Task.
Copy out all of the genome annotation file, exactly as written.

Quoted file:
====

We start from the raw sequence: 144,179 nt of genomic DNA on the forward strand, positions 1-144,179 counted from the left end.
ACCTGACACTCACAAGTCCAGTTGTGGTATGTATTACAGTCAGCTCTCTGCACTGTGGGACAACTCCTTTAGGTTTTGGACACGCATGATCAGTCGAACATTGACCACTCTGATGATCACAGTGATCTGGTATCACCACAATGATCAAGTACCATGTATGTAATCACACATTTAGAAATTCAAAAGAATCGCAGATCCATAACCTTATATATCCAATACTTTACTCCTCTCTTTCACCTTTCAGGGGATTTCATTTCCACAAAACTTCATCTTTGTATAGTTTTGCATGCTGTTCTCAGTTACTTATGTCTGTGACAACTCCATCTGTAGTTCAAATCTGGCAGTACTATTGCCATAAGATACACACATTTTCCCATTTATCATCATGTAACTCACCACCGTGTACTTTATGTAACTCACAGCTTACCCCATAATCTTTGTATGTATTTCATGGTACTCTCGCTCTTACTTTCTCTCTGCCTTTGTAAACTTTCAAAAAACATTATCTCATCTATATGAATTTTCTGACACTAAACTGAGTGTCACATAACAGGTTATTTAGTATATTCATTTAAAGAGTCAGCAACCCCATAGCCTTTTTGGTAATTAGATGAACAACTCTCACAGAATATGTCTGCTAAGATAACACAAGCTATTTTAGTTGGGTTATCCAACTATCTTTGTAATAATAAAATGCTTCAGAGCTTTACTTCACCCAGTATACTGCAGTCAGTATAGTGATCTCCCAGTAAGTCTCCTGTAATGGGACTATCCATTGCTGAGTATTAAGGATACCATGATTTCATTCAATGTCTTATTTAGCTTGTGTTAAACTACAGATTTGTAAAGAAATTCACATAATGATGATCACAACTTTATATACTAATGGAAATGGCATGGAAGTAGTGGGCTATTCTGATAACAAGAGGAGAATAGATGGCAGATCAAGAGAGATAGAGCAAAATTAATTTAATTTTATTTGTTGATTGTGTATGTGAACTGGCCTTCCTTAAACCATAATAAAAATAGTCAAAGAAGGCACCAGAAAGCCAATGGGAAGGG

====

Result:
We start from the raw sequence: 144,179 nt of genomic DNA on the forward strand, positions 1-144,179 counted from the left end.
ACCTGACACTCACAAGTCCAGTTGTGGTATGTATTACAGTCAGCTCTCTGCACTGTGGGACAACTCCTTTAGGTTTTGGACACGCATGATCAGTCGAACATTGACCACTCTGATGATCACAGTGATCTGGTATCACCACAATGATCAAGTACCATGTATGTAATCACACATTTAGAAATTCAAAAGAATCGCAGATCCATAACCTTATATATCCAATACTTTACTCCTCTCTTTCACCTTTCAGGGGATTTCATTTCCACAAAACTTCATCTTTGTATAGTTTTGCATGCTGTTCTCAGTTACTTATGTCTGTGACAACTCCATCTGTAGTTCAAATCTGGCAGTACTATTGCCATAAGATACACACATTTTCCCATTTATCATCATGTAACTCACCACCGTGTACTTTATGTAACTCACAGCTTACCCCATAATCTTTGTATGTATTTCATGGTACTCTCGCTCTTACTTTCTCTCTGCCTTTGTAAACTTTCAAAAAACATTATCTCATCTATATGAATTTTCTGACACTAAACTGAGTGTCACATAACAGGTTATTTAGTATATTCATTTAAAGAGTCAGCAACCCCATAGCCTTTTTGGTAATTAGATGAACAACTCTCACAGAATATGTCTGCTAAGATAACACAAGCTATTTTAGTTGGGTTATCCAACTATCTTTGTAATAATAAAATGCTTCAGAGCTTTACTTCACCCAGTATACTGCAGTCAGTATAGTGATCTCCCAGTAAGTCTCCTGTAATGGGACTATCCATTGCTGAGTATTAAGGATACCATGATTTCATTCAATGTCTTATTTAGCTTGTGTTAAACTACAGATTTGTAAAGAAATTCACATAATGATGATCACAACTTTATATACTAATGGAAATGGCATGGAAGTAGTGGGCTATTCTGATAACAAGAGGAGAATAGATGGCAGATCAAGAGAGATAGAGCAAAATTAATTTAATTTTATTTGTTGATTGTGTATGTGAACTGGCCTTCCTTAAACCATAATAAAAATAGTCAAAGAAGGCACCAGAAAGCCAATGGGAAGGG